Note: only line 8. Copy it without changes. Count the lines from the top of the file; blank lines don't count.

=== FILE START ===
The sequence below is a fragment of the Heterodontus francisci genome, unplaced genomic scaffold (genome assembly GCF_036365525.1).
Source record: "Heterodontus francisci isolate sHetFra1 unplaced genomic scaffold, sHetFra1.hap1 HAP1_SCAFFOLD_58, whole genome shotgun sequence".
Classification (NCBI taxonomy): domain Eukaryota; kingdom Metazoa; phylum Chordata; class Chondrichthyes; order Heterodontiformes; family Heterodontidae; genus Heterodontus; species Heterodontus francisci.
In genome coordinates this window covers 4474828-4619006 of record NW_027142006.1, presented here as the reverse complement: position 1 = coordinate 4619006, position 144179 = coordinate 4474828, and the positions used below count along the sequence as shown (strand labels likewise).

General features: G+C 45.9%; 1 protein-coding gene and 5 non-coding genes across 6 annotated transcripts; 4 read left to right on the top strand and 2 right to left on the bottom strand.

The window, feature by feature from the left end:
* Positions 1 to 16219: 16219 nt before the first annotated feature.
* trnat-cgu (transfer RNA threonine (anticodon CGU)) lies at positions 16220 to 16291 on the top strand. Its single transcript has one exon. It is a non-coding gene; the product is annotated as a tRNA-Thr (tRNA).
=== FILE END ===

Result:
* trnat-cgu (transfer RNA threonine (anticodon CGU)) lies at positions 16220 to 16291 on the top strand. Its single transcript has one exon. It is a non-coding gene; the product is annotated as a tRNA-Thr (tRNA).